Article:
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Old 10-20-2014, 08:19 AM
 
Location: USA
1,043 posts, read 1,156,654 times
Reputation: 1233

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Let me preface this by saying I am introverted and that anxiety runs in the family.

Ever since I was little, I have dreaded unfamiliar stimuli and novel situations. I believe psychologists have coined the term "high reactive" to describe people like me.

Here are a few examples:
-Over the years, I couldn't sleep the night before the first day of school (and still have trouble doing so the night before the first day at a new job)
- I do whatever possible to avoid having to travel too far from home. I have this phobia about traveling alone and getting lost in a big city or unfamiliar town. I even feel uncomfortable about taking highways that lead me too far from the areas with which I'm most familiar.
- I had never even been on a plane before this year. I only traveled out of town because it was for my honeymoon. Because I was with my wife, it wasn't so bad.

I've noticed myself with frayed nerves of late because of all the stimulation in my life this year (wedding, buying a car, long search for a condo, personal and family issues, etc.) It's as if everything has assailed me at once.

I guess that up until the wedding I'd enjoyed a slower-paced life with fewer things to worry about. Now I just feel like a ball of nerves, always worrying about stuff, my leg or eye twitching like crazy.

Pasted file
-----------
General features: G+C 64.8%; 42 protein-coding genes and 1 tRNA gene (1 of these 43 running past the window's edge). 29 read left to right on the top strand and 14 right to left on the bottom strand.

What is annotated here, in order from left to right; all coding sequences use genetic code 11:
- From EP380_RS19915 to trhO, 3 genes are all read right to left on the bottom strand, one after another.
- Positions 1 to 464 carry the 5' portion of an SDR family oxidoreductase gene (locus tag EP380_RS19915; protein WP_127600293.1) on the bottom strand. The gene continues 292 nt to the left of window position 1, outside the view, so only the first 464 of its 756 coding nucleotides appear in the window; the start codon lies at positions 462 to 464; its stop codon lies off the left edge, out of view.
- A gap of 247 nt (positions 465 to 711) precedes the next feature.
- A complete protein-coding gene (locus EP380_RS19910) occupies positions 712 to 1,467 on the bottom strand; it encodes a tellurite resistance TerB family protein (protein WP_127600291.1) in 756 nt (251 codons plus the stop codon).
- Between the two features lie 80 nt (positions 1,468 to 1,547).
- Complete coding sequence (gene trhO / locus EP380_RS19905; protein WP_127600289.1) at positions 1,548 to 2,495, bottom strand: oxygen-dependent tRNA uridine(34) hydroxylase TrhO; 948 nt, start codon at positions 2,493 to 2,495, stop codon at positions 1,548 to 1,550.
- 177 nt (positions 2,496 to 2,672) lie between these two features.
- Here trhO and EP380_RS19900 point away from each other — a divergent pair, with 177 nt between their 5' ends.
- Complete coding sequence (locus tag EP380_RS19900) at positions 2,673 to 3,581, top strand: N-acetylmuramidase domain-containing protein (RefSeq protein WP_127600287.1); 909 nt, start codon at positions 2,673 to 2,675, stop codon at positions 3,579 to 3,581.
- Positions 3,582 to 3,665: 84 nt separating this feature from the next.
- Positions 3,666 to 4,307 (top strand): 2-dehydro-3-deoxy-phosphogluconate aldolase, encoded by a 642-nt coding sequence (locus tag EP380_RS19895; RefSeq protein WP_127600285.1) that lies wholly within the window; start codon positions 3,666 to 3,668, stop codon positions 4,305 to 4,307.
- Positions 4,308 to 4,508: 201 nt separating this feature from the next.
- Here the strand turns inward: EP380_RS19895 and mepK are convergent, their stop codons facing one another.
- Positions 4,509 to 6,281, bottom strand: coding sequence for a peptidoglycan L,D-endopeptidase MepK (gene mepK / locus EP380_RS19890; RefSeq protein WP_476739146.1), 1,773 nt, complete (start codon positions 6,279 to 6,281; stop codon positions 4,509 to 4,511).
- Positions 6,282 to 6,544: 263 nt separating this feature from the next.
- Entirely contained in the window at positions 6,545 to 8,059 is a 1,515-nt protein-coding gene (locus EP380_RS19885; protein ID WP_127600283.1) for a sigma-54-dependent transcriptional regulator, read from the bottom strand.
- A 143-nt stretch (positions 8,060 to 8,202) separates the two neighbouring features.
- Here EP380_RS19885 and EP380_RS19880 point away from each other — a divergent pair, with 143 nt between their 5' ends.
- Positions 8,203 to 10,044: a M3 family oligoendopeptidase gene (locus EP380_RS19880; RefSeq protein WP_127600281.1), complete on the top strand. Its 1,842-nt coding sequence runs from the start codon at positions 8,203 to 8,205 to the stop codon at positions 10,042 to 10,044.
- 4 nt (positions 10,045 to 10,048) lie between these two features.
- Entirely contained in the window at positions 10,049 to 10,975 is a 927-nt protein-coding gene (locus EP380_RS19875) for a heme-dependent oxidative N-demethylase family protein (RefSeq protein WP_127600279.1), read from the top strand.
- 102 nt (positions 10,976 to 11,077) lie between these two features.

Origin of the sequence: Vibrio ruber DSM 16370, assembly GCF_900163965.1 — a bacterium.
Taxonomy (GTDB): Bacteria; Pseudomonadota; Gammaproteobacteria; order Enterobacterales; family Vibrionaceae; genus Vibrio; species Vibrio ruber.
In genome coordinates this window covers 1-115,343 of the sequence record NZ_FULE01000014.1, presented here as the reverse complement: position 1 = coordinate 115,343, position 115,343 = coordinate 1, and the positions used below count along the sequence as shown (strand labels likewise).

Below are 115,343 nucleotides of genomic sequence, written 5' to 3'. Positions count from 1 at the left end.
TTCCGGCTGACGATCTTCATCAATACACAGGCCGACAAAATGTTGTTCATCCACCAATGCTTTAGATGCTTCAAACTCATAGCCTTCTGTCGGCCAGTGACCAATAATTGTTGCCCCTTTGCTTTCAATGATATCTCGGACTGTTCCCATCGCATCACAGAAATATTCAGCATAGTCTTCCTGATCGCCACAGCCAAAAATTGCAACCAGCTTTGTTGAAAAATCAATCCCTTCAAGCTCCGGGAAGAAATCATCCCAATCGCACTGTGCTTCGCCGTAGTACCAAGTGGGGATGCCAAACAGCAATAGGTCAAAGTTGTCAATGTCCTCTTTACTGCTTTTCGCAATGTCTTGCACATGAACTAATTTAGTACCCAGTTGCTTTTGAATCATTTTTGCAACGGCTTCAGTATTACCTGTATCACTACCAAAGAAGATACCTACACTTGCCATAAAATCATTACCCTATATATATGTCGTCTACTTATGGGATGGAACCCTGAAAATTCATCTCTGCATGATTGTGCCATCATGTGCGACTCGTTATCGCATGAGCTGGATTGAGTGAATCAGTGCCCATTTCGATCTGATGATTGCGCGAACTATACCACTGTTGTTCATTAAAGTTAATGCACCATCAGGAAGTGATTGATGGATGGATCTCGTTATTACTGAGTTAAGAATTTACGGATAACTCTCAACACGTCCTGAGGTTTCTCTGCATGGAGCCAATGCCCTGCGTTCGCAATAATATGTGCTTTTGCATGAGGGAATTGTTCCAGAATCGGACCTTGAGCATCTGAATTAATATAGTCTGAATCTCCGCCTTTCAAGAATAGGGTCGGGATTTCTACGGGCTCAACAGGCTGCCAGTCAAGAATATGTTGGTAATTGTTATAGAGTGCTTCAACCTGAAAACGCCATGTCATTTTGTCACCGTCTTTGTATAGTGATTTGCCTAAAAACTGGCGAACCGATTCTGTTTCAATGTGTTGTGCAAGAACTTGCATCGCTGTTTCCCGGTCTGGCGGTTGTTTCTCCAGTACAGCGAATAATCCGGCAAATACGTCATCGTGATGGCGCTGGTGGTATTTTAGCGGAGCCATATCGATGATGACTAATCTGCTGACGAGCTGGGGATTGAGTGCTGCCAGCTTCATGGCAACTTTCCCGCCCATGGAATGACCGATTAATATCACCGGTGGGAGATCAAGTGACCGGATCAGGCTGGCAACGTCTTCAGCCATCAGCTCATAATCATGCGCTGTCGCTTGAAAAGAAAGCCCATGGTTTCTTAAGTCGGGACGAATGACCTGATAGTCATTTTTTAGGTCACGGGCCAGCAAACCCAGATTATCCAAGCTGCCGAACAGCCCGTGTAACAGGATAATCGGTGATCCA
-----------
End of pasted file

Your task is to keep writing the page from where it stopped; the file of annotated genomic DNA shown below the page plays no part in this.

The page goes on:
Anyone else here a worry wart who suffers from anxiety and/or is introverted? How did or can you cope with it?
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Old 10-20-2014, 09:55 AM
 
3,946 posts, read 4,371,529 times
Reputation: 4734
Anxiety wears down on your gut and internal digestive track.

Your ability to cope over time becomes less efficient when noradrenaline overrides your capabilties to relax.

Maybe you can try meditation and perhaps some natural herbal supplements?

Sometimes, if you engage in anxiety provoking activities, your body will naturally learn how to tolerate and relax the more you expose yourself to the anxiety-provoking stimuli.

If you keep worrying, your fight or flight response goes haywire, and your anxiety grows stronger and stronger.

I'm not a doctor, but L-Theanine works, along with probiotics like Kamubucha (which will help to re-build your internal intestinal flora). Consume these before bedtime at night on an empty stomach.

You might also want to have your adrenals checked.

I like this brand of L-Theanine since it also has GABA, which promotes deep sleep and production of growth hormones (which we lose as we age). Can also help for PTSD.
Source Naturals
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Old 10-20-2014, 10:05 AM
 
12,582 posts, read 14,259,859 times
Reputation: 15051
Marriage will do that to you Brother.

Lol!!

When anxiety gets to you physically then you have to take action.

Everybody gets nervous about first days at school or work. When stress is making your eye and leg twitch then you need medication of some kind. Vitamins and other natural suppliments can help.

Hang in there.
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Old 10-20-2014, 10:02 PM
 
Location: Windham County, VT
10,711 posts, read 5,214,320 times
Reputation: 21415
Quote:
Originally Posted by Wordsmith12 View Post
Let me preface this by saying I am introverted and that anxiety runs in the family.

Ever since I was little, I have dreaded unfamiliar stimuli and novel situations. I believe psychologists have coined the term "high reactive" to describe people like me.
^Me too.

Am very much reliant on routine, it makes me feel safe & comfortable. Having to adjust is super difficult & involves extra effort.